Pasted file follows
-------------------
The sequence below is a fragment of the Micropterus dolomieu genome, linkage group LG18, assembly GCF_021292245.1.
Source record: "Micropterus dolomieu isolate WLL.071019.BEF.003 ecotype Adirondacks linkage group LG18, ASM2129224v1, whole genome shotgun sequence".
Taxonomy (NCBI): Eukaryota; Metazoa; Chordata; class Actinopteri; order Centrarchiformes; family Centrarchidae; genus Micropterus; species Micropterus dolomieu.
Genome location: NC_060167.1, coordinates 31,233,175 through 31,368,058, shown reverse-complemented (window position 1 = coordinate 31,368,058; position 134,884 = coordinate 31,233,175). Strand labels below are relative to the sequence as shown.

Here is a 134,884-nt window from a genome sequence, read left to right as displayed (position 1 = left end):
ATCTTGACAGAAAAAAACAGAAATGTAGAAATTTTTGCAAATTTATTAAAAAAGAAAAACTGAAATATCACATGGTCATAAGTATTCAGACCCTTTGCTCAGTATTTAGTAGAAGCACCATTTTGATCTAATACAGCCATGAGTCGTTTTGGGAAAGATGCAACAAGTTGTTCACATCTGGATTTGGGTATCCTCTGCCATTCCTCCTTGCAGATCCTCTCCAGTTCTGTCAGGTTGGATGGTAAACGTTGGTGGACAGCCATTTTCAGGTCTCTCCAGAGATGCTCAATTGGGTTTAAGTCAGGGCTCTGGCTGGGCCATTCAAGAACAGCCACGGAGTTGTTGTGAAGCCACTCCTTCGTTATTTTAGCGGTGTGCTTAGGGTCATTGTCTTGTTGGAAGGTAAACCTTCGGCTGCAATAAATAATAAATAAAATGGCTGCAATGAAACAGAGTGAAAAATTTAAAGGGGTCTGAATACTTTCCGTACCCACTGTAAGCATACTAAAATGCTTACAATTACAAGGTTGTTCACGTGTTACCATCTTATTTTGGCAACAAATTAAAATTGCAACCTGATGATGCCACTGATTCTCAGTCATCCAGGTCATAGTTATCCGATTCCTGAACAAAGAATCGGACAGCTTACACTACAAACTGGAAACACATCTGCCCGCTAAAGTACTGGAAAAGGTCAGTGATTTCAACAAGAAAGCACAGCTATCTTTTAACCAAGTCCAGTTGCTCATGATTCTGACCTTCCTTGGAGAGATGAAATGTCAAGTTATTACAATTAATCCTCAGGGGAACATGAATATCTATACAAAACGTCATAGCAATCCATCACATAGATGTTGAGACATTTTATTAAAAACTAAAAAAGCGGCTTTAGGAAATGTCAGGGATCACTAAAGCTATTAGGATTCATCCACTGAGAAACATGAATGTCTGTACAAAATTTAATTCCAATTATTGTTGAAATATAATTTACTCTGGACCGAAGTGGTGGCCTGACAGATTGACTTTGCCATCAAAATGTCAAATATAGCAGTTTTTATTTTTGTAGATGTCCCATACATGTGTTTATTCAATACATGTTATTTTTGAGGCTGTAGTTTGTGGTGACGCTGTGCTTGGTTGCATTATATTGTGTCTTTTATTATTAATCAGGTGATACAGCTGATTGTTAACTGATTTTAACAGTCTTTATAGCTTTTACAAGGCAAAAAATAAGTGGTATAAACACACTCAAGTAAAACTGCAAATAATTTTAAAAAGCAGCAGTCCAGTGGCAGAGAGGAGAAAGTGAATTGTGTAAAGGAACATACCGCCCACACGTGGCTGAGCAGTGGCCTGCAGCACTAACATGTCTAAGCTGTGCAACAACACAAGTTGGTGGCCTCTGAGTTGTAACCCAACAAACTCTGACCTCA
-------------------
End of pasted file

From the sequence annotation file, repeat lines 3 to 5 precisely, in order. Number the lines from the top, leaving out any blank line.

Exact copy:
Taxonomy (NCBI): Eukaryota; Metazoa; Chordata; class Actinopteri; order Centrarchiformes; family Centrarchidae; genus Micropterus; species Micropterus dolomieu.
Genome location: NC_060167.1, coordinates 31,233,175 through 31,368,058, shown reverse-complemented (window position 1 = coordinate 31,368,058; position 134,884 = coordinate 31,233,175). Strand labels below are relative to the sequence as shown.

Here is a 134,884-nt window from a genome sequence, read left to right as displayed (position 1 = left end):